According to "Revenues and Expenditures for Public Elementary and Secondary Schools: School Year 2005-2006," a report published by the Department of Education in July, total expenditures per pupil in the District of Columbia's public schools was $15,798, more than the per pupil spending of any state.

Yet, in the National Assessment of Education Progress mathematics and reading tests administered to fourth- and eighth-graders in 2007, D.C. students did worse than students in any state.

Only 12 percent of D.C. eighth-graders were rated grade-level "proficient" or better in reading, only 8 percent in math. There were 59,616 students enrolled in the D.C. public schools in 2006, according to the National Center for Education Statistics. If McCain's plan to increase by 2,000 the number of vouchers available in the District were enacted, taxpayers would still be spending $15,798 per student per year to send more than 55,000 kids through a school system where about nine out of 10 students do not learn to read or do math at grade-level proficiency by the time they "graduate" from elementary school.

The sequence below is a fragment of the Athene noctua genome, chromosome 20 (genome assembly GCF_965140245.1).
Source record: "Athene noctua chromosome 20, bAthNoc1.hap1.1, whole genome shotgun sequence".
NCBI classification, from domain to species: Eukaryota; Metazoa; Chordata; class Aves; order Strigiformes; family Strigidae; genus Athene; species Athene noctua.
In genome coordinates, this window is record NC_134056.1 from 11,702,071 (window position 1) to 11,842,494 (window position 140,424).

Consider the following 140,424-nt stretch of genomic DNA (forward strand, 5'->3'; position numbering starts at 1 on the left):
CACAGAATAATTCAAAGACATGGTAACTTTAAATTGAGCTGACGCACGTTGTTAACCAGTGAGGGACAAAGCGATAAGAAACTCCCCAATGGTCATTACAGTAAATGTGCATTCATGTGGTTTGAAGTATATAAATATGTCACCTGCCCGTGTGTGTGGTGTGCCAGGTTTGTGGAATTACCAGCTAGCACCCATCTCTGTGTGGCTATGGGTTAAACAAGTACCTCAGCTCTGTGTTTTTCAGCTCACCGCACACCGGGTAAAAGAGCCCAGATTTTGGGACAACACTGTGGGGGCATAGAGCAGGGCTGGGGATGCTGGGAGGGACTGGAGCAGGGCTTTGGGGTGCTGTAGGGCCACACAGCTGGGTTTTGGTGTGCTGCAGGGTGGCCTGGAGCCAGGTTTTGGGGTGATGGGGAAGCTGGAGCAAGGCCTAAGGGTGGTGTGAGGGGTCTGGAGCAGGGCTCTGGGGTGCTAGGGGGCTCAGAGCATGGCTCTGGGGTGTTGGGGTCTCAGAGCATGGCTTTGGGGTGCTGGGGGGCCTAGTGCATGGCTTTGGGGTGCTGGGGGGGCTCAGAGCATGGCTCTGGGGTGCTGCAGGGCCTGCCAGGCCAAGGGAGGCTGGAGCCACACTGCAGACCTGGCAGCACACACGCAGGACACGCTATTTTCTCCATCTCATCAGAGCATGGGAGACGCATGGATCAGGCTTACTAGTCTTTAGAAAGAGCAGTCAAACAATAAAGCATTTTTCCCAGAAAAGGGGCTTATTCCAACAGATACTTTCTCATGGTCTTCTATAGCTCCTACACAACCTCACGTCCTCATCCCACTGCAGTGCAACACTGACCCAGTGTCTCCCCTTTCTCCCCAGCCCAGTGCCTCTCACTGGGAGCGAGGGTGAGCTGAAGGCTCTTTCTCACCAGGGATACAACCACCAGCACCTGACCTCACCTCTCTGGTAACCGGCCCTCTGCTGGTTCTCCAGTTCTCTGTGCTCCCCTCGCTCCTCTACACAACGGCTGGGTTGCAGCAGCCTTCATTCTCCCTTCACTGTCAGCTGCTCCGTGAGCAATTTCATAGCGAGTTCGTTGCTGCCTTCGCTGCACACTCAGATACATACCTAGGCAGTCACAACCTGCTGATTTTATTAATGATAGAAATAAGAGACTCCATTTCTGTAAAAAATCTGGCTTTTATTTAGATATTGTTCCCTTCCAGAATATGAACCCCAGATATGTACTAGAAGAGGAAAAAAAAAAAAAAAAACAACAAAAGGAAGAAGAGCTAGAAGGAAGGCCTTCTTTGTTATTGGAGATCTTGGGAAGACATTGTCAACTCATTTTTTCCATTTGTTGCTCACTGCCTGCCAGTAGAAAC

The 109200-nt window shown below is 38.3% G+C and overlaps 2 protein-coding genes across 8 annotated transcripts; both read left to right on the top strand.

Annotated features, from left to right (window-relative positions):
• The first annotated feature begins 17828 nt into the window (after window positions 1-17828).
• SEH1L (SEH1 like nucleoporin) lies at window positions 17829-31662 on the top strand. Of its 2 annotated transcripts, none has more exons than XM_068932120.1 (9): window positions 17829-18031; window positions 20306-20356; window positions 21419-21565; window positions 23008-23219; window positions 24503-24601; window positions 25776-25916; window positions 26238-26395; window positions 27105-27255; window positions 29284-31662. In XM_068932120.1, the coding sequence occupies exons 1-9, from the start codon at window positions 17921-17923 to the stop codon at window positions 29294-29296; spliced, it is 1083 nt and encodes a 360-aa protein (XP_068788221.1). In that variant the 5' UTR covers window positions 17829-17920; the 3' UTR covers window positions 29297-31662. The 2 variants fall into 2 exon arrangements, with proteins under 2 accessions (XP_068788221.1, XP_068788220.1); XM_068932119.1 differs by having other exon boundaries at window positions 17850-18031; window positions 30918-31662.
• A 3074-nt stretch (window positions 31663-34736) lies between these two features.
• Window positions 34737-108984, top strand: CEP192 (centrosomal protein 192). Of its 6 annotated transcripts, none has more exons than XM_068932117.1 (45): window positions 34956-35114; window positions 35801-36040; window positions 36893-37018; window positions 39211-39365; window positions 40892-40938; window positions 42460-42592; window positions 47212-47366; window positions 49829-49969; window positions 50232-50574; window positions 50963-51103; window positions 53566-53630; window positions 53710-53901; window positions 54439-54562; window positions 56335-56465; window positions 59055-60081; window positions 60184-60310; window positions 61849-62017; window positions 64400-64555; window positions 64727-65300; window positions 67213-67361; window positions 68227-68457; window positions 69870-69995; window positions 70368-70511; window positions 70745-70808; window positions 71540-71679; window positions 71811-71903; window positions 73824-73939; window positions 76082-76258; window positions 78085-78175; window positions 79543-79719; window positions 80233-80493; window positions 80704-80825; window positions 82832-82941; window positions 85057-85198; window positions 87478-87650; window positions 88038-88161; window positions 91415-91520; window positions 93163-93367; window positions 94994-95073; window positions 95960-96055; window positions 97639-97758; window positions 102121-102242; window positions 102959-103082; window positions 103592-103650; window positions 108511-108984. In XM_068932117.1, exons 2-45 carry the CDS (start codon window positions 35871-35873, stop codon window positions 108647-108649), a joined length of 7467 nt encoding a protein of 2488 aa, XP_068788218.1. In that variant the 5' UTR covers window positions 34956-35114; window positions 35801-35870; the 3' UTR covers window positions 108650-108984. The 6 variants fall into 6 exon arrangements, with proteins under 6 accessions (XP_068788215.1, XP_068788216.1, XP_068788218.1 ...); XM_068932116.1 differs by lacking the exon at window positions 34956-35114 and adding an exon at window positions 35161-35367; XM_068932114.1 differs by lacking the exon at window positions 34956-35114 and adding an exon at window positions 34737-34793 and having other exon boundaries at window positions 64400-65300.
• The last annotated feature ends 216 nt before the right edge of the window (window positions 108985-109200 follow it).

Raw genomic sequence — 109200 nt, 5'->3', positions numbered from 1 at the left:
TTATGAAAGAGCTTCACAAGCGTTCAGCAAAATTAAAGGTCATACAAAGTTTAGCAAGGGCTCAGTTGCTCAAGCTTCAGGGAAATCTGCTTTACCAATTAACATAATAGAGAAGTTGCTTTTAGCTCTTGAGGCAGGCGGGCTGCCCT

What is Obama's plan to deal with this? Spend $18 billion more in federal tax dollars on public education (as he promised in his campaign) -- and send his own kids to extremely expensive private schools. Currently, Obama's two daughters (ages 7 and 10) attend the University of Chicago Lab School, where tuition is $18,492 for grades 1-4 and $20,286 for grades 5-8. When Michelle Obama visited Washington this week, she toured only two prospective schools for her daughters: Sidwell Friends, where lower-school tuition is $28,442; and Georgetown Day, where tuition is $27,445 for grades 1-5.

If Barack Obama backed legislation giving all students in D.C. a voucher worth the $15,798 D.C. public schools spend per pupil, poor and middle-class families -- especially those with more than two children -- would still not be able to afford Sidwell Friends and Georgetown Day. But they would be able to afford most of the other private schools in the Washington area, including almost all of the Catholic schools.